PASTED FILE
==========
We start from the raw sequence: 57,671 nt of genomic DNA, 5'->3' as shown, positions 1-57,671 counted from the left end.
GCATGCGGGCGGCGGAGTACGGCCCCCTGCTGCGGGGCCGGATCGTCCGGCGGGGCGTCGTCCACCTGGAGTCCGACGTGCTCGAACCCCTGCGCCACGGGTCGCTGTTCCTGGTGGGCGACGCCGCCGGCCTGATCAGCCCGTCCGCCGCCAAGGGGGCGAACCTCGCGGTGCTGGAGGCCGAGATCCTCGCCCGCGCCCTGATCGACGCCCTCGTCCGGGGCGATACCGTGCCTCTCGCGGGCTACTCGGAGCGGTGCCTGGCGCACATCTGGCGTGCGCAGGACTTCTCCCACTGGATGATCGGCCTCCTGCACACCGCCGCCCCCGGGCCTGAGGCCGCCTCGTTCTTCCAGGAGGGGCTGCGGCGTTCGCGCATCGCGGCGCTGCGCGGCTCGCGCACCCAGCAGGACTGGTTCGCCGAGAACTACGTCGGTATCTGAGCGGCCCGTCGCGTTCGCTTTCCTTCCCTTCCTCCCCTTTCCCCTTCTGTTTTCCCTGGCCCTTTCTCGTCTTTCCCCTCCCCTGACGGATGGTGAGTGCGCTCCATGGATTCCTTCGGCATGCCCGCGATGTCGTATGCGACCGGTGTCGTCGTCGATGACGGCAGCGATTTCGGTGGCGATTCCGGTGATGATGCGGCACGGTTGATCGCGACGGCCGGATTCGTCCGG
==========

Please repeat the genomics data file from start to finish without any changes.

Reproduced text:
We start from the raw sequence: 57,671 nt of genomic DNA, 5'->3' as shown, positions 1-57,671 counted from the left end.
GCATGCGGGCGGCGGAGTACGGCCCCCTGCTGCGGGGCCGGATCGTCCGGCGGGGCGTCGTCCACCTGGAGTCCGACGTGCTCGAACCCCTGCGCCACGGGTCGCTGTTCCTGGTGGGCGACGCCGCCGGCCTGATCAGCCCGTCCGCCGCCAAGGGGGCGAACCTCGCGGTGCTGGAGGCCGAGATCCTCGCCCGCGCCCTGATCGACGCCCTCGTCCGGGGCGATACCGTGCCTCTCGCGGGCTACTCGGAGCGGTGCCTGGCGCACATCTGGCGTGCGCAGGACTTCTCCCACTGGATGATCGGCCTCCTGCACACCGCCGCCCCCGGGCCTGAGGCCGCCTCGTTCTTCCAGGAGGGGCTGCGGCGTTCGCGCATCGCGGCGCTGCGCGGCTCGCGCACCCAGCAGGACTGGTTCGCCGAGAACTACGTCGGTATCTGAGCGGCCCGTCGCGTTCGCTTTCCTTCCCTTCCTCCCCTTTCCCCTTCTGTTTTCCCTGGCCCTTTCTCGTCTTTCCCCTCCCCTGACGGATGGTGAGTGCGCTCCATGGATTCCTTCGGCATGCCCGCGATGTCGTATGCGACCGGTGTCGTCGTCGATGACGGCAGCGATTTCGGTGGCGATTCCGGTGATGATGCGGCACGGTTGATCGCGACGGCCGGATTCGTCCGG